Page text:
Sunday, February 25th, 2018


Bias: The Duality of the Brain, The Way We Think (Bias and Irrational Thinking), Herd Mentality, Self-Importance
Development and Conditioning: Habit and Addiction, Indoctrination and Belief Systems, Media, Family vs Peers
Drives: Status, Ego, Pursuit of Happiness, Love and Relationships
Emotions: Natural Empathy, Apathy/Emotionlessness (afraid to have emotions/protect yourself emotionally), Valuing the Histrionics/Outgoing, Selfish Valuation of the Universe (includes Ancestor-Worshiping)
Needs/Lifestyle: Fulfillment, Need for Sleep, Nutrition and Diets, Money Management and Investing, Climate
For a glimpse at the above material, please visit’s Part One: Human Nature.

What is Human Nature?

Human nature is one of those things that everybody talks about but no one can define precisely. Every time we fall in love, fight with our spouse, get upset about the influx of immigrants into our country, or go to church, we are, in part, behaving as a human animal with our own unique evolved nature—human nature.
This means two things. First, our thoughts, feelings, and behavior are produced not only by our individual experiences and environment in our own lifetime but also by what happened to our ancestors millions of years ago. Second, our thoughts, feelings, and behavior are shared, to a large extent, by all men or women, despite seemingly large cultural differences.
Human behavior is a product both of our innate human nature and of our individual experience and environment. Most social scientists explain human behavior as if evolution stops at the neck and as if our behavior is a product almost entirely of environment and socialization. In contrast, evolutionary psychologists see human nature as a collection of psychological adaptations that often operate beneath conscious thinking to solve problems of survival and reproduction by predisposing us to think or feel in certain ways. Our preference for sweets and fats is an evolved psychological mechanism. We do not consciously choose to like sweets and fats; they just taste good to us.

General Solution to Bettering the World: Game Theory

Quoted from War and Peace and War by Peter Turchin

“Game theory shows us that punishing free loading and other poor behavior is more important to society than personal gain. Explanation: Research shows there are three main types of people – knaves who are always self interested, saints who are always giving (forgo self-interests to benefit the group), and moralists who try to make everyone better off (balance self-interests and the group’s). Societies are better off with more saints than knaves, however, knaves get double benefits in groups with more saints. Thankfully the biggest group, on average, is not knaves, but is moralists and the punishment of free riders (knaves) is the key to keeping moralists cooperative. With knaves being punished, moralists are discouraged from acting like knaves, and the exposure of the knaves’ reputations will likely lead to longer term cost to the knaves.”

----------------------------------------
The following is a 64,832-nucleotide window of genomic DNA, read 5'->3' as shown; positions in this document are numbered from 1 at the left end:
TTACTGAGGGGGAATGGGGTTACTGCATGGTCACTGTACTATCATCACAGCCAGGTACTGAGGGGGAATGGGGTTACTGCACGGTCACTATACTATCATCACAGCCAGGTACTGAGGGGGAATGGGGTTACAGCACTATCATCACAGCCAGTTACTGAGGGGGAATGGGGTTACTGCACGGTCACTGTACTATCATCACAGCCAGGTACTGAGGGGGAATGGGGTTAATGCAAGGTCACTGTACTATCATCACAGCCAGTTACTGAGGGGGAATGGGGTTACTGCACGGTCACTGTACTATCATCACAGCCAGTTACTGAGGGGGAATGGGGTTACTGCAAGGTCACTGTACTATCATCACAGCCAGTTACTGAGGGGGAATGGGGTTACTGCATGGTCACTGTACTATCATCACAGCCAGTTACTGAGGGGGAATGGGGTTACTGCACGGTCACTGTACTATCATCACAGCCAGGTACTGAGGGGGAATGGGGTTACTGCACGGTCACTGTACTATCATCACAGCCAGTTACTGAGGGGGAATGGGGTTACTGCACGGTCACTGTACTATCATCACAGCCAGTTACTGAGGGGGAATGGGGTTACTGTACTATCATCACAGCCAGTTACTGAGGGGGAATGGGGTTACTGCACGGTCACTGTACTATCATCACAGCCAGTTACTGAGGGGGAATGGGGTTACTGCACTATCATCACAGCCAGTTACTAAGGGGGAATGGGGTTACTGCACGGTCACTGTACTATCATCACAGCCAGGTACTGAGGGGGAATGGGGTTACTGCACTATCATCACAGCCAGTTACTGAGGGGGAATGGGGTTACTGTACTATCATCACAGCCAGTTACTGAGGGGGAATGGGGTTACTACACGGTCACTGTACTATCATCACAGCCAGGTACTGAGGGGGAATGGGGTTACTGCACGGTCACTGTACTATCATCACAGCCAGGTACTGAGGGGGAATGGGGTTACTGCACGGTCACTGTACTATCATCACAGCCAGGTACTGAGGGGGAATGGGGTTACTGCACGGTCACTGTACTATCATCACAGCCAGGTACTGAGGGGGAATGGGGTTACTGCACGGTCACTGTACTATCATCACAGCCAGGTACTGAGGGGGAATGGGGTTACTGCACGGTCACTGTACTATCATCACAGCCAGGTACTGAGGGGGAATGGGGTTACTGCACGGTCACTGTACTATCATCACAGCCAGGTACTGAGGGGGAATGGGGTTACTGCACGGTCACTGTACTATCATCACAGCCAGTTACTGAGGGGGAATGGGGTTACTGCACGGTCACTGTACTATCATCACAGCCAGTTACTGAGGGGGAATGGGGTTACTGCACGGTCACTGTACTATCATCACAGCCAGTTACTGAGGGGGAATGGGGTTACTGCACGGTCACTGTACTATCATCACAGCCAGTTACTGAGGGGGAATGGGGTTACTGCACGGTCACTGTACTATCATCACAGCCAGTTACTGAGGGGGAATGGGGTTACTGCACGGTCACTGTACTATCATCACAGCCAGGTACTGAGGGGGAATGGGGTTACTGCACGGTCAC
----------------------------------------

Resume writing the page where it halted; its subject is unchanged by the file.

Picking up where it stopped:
PT continues: There is a very subtle but important additional benefit that religion brings to groups. Usually inequality plays a big role in reducing harmony in a group, as mentioned. The effect is far less where the group shares a common religion. It often “does away with jealousy and envy.”
Repeated conflict also helps cohesion. As PT points out, where conflict subsides, there is a greater likelihood that individual groups start to form and break away, probably because they no longer rely heavily on the overall group for protection.

Also, a study by Colin Camerer concluded that people across the world share a set of common social preferences: they care deeply about fairness (and reciprocity) and will reward those who are pro social and punish those (often at a cost to themselves) who are anti social.

Supporters of “Human Nature”-driven Policy

The head of the RSA (Royal Society for the encouragement of Arts, Manufactures and Commerce in the UK), Matthew Taylor, has urged that we look to neuroscience to guide social policy and move on from the old ideologies of right and left to the right and the left hemispheres of the brain. The evolutionary biologist David Sloan Wilson has argued that we should “connect the world of evolutionary science with that of public policy formation”. Professors Semir Zeki and Oliver Goodenough anticipate a “millennial future, perhaps only decades away” when “a good knowledge of the brain’s system of justice and of how the brain reacts to conflicts may provide critical tools in resolving international political and economic conflicts”.
Source: New Statesman – A mind of one’s own

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